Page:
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Maternal vaccination against pertussis: a systematic review of the recent literature
  1. Despoina Gkentzi1,2,
  2. Paraskeui Katsakiori3,
  3. Markos Marangos2,
  4. Yingfen Hsia4,
  5. Gayatri Amirthalingam5,
  6. Paul T Heath4,
  7. Shamez Ladhani5
  1. 1 Department of Paediatrics, University General Hospital of Patras, Patras, Greece
  2. 2 Department of Infectious Diseases, Patras Medical School, Patras, Greece
  3. 3 Department of General Practice, Health Centre of Akrata, Akrata, Greece
  4. 4 Paediatric Infectious Diseases Research Group and Vaccine Institute, St. George’s University of London, London, UK
  5. 5 Department of Immunisation, Hepatitis and Blood Safety, Public Health England, London, UK
  1. Correspondence to Dr Despoina Gkentzi, Department of Paediatrics, University General Hospital of Patras, Patras Medical School, Patras 265 04, Greece; gkentzid{at}hotmail.com

Abstract

Objective This study is conducted to summarise and present the current knowledge on antenatal vaccination against pertussis with regard to national recommendations, coverage, immunogenicity, safety and effectiveness of the current available vaccines.

Methods A systematic review of the literature in English was undertaken from January 2011 to May 2016 with searches in four databases. The review conformed to the Preferred Reporting Items for Systematic Reviews and Meta-Analyses guidelines.

Results 47 studies fulfilled the inclusion criteria. Antenatal vaccination against pertussis induces high antibody concentrations in pregnant women, which are efficiently transferred transplacentally to the fetus and protect newborns when they are most vulnerable to pertussis. This strategy has been demonstrated to be safe, with no evidence of adverse pregnancy, birth or neonatal outcomes. Several countries have already introduced antenatal pertussis vaccination into their national immunisation programme with varying vaccination coverage influenced by various factors. Barriers to achieving high immunisation rates could be improved through better education of the public and healthcare professionals.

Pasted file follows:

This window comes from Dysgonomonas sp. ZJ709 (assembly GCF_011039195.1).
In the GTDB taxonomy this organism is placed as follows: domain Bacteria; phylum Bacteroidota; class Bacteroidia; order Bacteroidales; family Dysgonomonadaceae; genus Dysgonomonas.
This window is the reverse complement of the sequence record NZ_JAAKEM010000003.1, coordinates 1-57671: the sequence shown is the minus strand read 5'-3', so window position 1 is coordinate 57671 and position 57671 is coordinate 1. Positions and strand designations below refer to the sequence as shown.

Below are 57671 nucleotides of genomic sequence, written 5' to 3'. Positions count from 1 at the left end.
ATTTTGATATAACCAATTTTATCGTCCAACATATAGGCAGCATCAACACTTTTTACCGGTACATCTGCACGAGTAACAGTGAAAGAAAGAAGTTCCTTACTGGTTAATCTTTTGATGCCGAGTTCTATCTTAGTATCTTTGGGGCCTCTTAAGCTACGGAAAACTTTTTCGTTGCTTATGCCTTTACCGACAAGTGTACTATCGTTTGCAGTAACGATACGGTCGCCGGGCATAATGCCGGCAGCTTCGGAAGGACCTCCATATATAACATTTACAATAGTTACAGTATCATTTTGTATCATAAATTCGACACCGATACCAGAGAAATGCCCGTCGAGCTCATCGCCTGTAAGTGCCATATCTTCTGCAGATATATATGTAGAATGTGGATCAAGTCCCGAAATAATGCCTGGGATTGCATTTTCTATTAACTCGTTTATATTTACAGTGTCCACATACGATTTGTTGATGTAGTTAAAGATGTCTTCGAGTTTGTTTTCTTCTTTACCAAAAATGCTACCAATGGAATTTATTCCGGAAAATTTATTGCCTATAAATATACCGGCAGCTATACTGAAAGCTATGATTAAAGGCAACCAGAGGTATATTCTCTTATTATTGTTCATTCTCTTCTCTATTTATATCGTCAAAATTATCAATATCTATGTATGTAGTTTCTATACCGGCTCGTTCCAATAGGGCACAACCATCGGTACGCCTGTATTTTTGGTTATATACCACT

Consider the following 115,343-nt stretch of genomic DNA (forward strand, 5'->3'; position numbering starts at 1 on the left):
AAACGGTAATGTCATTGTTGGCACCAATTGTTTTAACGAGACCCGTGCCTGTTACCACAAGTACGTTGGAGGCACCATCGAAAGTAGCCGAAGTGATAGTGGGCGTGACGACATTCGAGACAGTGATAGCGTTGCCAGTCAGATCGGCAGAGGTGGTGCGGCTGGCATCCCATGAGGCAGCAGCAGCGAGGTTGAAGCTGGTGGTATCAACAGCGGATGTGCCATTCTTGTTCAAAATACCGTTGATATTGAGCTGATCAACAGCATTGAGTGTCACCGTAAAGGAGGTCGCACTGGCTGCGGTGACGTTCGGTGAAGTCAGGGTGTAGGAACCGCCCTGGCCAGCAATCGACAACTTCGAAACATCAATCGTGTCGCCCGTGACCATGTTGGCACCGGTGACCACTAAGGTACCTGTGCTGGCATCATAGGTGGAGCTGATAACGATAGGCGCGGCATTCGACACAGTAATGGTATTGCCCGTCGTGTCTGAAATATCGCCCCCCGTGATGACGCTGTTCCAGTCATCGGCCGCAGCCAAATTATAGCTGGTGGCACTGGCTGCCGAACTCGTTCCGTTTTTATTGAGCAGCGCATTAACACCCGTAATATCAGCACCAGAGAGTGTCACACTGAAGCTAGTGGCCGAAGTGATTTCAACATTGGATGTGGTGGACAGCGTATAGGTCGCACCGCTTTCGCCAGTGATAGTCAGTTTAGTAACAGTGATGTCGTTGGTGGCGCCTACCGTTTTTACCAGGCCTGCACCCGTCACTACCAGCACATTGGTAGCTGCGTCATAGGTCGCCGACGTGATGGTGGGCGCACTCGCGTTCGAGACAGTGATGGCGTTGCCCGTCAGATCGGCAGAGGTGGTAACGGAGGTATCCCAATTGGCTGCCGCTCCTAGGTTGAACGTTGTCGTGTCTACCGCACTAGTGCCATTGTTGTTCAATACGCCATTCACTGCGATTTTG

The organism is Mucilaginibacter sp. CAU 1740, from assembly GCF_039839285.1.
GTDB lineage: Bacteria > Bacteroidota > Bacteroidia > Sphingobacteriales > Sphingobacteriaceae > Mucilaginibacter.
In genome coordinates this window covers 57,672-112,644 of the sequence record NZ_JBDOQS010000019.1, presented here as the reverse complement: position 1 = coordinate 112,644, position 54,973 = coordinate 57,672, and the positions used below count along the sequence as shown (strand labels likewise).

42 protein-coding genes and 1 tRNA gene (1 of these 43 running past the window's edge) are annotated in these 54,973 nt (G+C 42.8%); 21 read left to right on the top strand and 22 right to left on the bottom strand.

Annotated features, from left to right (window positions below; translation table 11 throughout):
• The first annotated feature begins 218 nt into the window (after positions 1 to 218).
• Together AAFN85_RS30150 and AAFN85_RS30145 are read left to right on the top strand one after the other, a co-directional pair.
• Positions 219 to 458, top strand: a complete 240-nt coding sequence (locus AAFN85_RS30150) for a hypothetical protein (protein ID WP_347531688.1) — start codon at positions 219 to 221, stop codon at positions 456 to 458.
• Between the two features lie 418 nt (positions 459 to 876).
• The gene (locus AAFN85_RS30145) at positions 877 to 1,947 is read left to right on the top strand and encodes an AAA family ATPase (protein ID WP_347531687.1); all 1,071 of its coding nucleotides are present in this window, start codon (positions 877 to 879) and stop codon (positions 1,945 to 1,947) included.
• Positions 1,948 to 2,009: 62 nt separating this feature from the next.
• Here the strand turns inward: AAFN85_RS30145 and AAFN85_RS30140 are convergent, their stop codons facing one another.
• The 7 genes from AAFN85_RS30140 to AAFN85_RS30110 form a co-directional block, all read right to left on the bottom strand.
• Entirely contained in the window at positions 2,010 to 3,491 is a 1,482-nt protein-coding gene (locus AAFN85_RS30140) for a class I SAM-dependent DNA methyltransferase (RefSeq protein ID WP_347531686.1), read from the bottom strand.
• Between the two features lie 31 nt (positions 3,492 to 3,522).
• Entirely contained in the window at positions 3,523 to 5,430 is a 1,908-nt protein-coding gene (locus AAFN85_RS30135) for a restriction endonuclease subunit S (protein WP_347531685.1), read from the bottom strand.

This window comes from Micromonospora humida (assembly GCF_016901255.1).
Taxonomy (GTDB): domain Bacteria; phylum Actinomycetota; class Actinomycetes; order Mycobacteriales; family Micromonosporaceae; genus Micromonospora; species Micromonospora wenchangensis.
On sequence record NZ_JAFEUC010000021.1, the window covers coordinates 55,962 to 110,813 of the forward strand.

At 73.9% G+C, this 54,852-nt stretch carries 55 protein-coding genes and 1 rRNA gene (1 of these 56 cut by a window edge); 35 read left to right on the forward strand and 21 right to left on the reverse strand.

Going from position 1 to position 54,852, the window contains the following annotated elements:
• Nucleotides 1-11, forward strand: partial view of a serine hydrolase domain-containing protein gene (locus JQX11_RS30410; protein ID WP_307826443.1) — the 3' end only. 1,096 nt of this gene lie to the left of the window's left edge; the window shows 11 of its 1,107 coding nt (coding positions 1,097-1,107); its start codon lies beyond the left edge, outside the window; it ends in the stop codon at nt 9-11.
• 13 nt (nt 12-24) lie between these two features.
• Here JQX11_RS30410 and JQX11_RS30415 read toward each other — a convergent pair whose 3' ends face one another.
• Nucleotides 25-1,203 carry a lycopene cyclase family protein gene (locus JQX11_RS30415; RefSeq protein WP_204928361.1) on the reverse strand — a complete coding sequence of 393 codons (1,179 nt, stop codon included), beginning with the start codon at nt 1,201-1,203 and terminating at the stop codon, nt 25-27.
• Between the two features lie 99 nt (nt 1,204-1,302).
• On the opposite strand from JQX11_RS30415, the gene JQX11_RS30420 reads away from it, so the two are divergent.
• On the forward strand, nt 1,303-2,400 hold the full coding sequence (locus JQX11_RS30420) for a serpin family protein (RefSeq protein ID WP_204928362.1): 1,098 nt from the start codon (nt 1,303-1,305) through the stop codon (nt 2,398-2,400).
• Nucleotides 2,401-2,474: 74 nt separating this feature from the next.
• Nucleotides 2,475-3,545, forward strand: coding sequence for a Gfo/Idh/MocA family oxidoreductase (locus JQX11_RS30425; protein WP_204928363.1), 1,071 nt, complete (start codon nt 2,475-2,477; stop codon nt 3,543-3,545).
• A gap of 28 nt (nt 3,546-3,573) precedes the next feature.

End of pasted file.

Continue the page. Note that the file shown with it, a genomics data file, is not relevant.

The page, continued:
Conclusions There is now an increasing body of evidence to support the safety, immunogenicity and effectiveness of antenatal vaccination to reduce the morbidity and mortality associated with pertussis in neonates and young infants before they receive their primary immunisations. Narrowing the gap between scientific evidence and public health policies is critical in order to protect the most vulnerable as quickly as possible. The lessons learnt have important implications for implementation of new vaccines into the antenatal immunisation programme.

  • Maternal vaccination
  • pertussis
  • safety
  • immunogenicity
  • effectiveness
  • pregnancy

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Footnotes

  • Contributors DG: writing the first version of manuscript, literature search, study design,data analysis.

    PK: reviewed and edited the first version of manuscript, literature search, study design, data analysis.

    YH: literature search, figures. MM,

    GA,

    PTH: reviewed and edited the first version of manuscript.

    SL: reviewed and edited the first version of manuscript, literature search, study design, data analysis.

  • Competing interests None declared.

  • Provenance and peer review Not commissioned; externally peer reviewed.

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